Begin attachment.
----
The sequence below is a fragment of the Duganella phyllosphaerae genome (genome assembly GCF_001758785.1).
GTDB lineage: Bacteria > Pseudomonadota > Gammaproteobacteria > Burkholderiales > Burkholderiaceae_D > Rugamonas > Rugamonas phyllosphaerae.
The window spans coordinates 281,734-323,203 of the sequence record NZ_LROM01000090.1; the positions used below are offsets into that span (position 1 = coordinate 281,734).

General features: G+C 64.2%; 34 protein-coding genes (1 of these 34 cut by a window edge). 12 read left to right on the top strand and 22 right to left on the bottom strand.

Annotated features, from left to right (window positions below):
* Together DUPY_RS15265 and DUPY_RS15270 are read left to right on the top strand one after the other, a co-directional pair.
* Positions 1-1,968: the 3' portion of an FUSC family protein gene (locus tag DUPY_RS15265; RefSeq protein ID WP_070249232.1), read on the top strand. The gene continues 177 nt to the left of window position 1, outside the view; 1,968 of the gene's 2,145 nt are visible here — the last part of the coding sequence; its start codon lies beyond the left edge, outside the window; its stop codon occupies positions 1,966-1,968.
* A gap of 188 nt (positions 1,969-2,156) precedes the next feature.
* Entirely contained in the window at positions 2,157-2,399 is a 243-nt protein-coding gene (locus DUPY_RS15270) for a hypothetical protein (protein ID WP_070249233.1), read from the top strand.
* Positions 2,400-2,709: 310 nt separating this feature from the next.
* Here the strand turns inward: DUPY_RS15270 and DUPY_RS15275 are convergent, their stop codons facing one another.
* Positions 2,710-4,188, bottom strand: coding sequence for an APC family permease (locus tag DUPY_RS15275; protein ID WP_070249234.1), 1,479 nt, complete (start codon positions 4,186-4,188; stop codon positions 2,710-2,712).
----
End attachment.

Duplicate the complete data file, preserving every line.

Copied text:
The sequence below is a fragment of the Duganella phyllosphaerae genome (genome assembly GCF_001758785.1).
GTDB lineage: Bacteria > Pseudomonadota > Gammaproteobacteria > Burkholderiales > Burkholderiaceae_D > Rugamonas > Rugamonas phyllosphaerae.
The window spans coordinates 281,734-323,203 of the sequence record NZ_LROM01000090.1; the positions used below are offsets into that span (position 1 = coordinate 281,734).

General features: G+C 64.2%; 34 protein-coding genes (1 of these 34 cut by a window edge). 12 read left to right on the top strand and 22 right to left on the bottom strand.

Annotated features, from left to right (window positions below):
* Together DUPY_RS15265 and DUPY_RS15270 are read left to right on the top strand one after the other, a co-directional pair.
* Positions 1-1,968: the 3' portion of an FUSC family protein gene (locus tag DUPY_RS15265; RefSeq protein ID WP_070249232.1), read on the top strand. The gene continues 177 nt to the left of window position 1, outside the view; 1,968 of the gene's 2,145 nt are visible here — the last part of the coding sequence; its start codon lies beyond the left edge, outside the window; its stop codon occupies positions 1,966-1,968.
* A gap of 188 nt (positions 1,969-2,156) precedes the next feature.
* Entirely contained in the window at positions 2,157-2,399 is a 243-nt protein-coding gene (locus DUPY_RS15270) for a hypothetical protein (protein ID WP_070249233.1), read from the top strand.
* Positions 2,400-2,709: 310 nt separating this feature from the next.
* Here the strand turns inward: DUPY_RS15270 and DUPY_RS15275 are convergent, their stop codons facing one another.
* Positions 2,710-4,188, bottom strand: coding sequence for an APC family permease (locus tag DUPY_RS15275; protein ID WP_070249234.1), 1,479 nt, complete (start codon positions 4,186-4,188; stop codon positions 2,710-2,712).